amsterdam2016.eurofi.net

EMU: what priorities and ambitions for deepening the EMU?

Speakers

Valdis Dombrovskis
European Commission , Vice-President for Euro and Social Dialogue
Peter Kažimír
Ministry of Finance, Slovak Republic , Deputy Prime Minister and Minister of Finance
Rimantas Šadžius
Ministry of Finance, Lithuania , The Minister
François Villeroy de Galhau
Banque de France , Governor

Rimantas Šadžius


Good morning. The discussion about the future of the eurozone and the current common currency – but hopefully future single currency – started yesterday. It was very inspiring to listen to the panel and also to the de Larosière lecture of Dr. Schäuble. Since we have quite a short amount of time, I would ask my discussants to concentrate on the very particular issues that I will announce very soon.

We have very different people at the table. François Villeroy de Galhau is head of the Banque de France, coming from a country which was one of the founders of the European Union and the euro. François participated in establishing the euro as a currency in his career so he touched on the very fundamentals of the euro. He comes from a very large country with 65 million people and a huge economy which is still struggling to balance its finance.

On the other side of the spectrum is Peter Kažimír, coming from Slovakia which is a newcomer to the eurozone in 2009. It is a small country with five million people. I, Rimantas Šadžius, Minister of Finance of Lithuania, also come from a small country which entered the eurozone quite recently; it was the 19th member state from 2015. Both Slovakia and Lithuania underwent internal devaluation so we have already got the negative side of being in this one currency zone.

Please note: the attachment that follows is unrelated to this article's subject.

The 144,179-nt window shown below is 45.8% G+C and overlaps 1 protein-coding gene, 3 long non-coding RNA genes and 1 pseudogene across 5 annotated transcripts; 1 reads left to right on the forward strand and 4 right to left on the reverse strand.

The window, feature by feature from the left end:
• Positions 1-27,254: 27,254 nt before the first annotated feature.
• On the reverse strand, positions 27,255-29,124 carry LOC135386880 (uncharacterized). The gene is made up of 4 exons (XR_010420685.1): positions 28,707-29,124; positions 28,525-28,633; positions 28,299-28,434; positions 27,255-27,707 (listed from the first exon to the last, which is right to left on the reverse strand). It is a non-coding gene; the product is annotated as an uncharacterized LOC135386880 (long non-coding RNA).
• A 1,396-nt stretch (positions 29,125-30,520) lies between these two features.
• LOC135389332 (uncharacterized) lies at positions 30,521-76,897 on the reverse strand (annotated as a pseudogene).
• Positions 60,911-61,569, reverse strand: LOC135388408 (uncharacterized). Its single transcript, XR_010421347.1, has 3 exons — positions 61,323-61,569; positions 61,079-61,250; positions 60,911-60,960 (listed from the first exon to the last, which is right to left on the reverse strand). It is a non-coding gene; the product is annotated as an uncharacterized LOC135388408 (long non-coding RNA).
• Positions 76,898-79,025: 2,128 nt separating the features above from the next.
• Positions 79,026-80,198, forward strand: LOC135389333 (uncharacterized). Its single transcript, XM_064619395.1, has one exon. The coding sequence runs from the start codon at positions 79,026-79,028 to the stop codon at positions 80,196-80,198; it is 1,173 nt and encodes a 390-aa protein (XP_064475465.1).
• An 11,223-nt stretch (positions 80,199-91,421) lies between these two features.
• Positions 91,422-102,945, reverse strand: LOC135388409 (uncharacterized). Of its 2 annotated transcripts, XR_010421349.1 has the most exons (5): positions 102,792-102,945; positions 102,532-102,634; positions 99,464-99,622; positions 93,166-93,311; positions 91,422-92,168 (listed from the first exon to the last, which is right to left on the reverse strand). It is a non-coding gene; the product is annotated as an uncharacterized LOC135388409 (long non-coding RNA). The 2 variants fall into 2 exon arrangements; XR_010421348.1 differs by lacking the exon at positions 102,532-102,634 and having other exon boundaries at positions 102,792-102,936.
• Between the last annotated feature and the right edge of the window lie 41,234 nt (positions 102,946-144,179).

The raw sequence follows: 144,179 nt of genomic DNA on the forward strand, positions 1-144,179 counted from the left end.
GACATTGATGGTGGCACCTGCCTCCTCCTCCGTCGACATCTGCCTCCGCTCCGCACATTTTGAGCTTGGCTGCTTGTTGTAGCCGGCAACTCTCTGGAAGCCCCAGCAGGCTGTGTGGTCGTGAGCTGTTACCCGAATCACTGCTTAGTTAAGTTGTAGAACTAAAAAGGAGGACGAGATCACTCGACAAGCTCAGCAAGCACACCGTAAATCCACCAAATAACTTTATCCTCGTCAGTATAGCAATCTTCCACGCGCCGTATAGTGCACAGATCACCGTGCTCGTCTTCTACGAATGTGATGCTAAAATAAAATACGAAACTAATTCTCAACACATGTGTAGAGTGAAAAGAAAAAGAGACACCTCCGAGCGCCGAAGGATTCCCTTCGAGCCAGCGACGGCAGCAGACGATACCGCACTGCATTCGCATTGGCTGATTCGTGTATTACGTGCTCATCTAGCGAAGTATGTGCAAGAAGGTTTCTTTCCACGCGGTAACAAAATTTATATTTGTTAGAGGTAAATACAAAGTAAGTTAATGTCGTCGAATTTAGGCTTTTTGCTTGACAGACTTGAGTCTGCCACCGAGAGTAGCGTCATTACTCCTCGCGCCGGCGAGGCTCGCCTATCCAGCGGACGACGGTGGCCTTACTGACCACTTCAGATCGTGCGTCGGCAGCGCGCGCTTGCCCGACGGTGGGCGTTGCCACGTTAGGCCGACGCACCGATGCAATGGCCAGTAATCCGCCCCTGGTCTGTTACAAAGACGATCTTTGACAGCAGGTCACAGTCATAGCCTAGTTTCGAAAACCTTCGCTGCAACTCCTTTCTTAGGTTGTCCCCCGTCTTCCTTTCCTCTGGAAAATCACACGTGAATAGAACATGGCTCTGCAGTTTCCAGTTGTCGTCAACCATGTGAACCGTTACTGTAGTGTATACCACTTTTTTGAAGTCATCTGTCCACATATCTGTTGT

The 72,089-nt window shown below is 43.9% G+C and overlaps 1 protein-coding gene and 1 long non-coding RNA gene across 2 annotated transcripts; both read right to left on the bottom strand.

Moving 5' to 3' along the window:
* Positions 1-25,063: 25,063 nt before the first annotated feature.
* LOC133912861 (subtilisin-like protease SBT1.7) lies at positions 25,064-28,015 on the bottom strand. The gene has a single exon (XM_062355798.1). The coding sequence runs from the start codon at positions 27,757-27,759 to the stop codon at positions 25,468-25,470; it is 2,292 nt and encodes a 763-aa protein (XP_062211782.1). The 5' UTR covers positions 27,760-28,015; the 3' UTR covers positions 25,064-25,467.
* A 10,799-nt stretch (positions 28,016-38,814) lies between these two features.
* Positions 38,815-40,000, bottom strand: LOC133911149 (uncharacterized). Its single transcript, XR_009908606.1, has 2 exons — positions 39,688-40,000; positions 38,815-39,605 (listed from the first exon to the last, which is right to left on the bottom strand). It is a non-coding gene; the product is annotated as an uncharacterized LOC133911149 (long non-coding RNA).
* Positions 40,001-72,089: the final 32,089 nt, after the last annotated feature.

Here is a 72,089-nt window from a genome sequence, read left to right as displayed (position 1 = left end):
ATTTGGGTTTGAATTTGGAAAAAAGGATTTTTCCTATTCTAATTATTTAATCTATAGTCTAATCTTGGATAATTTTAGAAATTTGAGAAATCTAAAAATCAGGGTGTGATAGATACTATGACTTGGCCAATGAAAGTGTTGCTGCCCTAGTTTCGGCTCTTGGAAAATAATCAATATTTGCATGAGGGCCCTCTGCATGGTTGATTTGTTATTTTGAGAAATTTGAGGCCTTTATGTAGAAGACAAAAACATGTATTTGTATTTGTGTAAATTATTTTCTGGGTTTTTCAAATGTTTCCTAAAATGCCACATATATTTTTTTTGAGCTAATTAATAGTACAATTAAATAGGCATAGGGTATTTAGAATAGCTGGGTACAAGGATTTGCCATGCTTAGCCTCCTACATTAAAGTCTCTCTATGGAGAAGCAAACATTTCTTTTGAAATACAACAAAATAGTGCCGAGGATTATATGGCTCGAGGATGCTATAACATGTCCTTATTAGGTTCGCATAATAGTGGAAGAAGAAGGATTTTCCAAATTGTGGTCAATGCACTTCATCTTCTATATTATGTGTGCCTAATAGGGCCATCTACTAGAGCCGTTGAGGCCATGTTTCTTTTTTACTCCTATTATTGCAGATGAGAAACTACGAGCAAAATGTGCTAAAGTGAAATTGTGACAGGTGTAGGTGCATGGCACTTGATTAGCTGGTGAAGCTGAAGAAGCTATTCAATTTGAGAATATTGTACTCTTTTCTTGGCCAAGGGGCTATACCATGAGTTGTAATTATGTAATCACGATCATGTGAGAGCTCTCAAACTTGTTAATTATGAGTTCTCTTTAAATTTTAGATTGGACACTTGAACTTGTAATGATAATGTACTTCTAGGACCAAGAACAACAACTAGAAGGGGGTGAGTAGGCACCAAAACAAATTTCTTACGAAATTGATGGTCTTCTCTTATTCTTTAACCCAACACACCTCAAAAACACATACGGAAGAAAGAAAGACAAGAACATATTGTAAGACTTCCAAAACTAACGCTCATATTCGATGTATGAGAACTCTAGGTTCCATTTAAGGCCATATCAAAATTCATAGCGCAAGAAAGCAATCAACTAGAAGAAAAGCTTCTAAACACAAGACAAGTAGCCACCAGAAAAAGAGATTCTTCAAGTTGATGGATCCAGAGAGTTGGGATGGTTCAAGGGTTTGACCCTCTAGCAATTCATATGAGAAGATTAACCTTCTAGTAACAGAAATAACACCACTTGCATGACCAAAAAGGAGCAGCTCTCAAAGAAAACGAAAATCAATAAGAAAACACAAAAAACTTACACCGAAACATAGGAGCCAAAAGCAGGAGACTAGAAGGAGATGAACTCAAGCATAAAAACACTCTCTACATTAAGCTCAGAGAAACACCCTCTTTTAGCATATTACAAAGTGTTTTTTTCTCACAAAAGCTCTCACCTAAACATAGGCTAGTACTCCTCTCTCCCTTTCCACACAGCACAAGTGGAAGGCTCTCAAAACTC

Mr. Dombrovskis combines the two sides. He comes from a small country, Latvia, that underwent internal devaluation. He is the former Prime Minister of Latvia who led the country to the eurozone and is now Vice-President with the European Commission responsible for euro affairs.

Concerning the euro as a currency, there are developments and a deepening of economic and monetary union. There are things that we all agree on and I propose that we do not touch these topics again. We all agree that the euro by itself is not a factor inducing convergence of the economies of the countries; but we need that convergence and hopefully up convergence for those countries that are still below the average. We are on track with many important projects such as: the banking union, which we should complete; the capital markets union, which we should strive to implement; and the energy union, which could unite us. We have the European Semester that we all agree we should improve. We have the ESM that could be used to the best of its potential. We agree on this and we will not get back to that.

There are things that we still do not know in terms of what to do and how to create. I would start with structural reforms and how to induce and support structural reforms in the countries – we do not know. How to complete single markets and in what respects – we still do not know. Investment union – investment that could enhance competitiveness and could enhance up convergence of the countries – we still do not know the mechanism, although we have the Juncker Plan.

There are points of disagreement between the sides on issues such as: European Union versus Eurozone-only mechanisms; fiscal capacity or European budget; fiscal union or just contractual arrangements; rules-based convergence or institutions-based convergence; and the internal administrative architecture of the eurozone. I propose that we just talk about the internal administrative architecture of the eurozone which is important and without which we cannot move.

I propose that we keep in mind three principles: i) that we agree that we should ensure the competitiveness of the eurozone as a whole; ii) that we should keep the integrity of the eurozone because the euro is the way forward with no way back which is a principle in the fundamentals of the eurozone; and iii) that we need efficient governance. I propose that we have some kind of brainstorm about this internal administrative and institutional architecture, whether that be present within treaties or requiring a change of treaties. I propose that we forget about treaties. Let us dream. I will ask François to start because he has very concrete issues to tell us.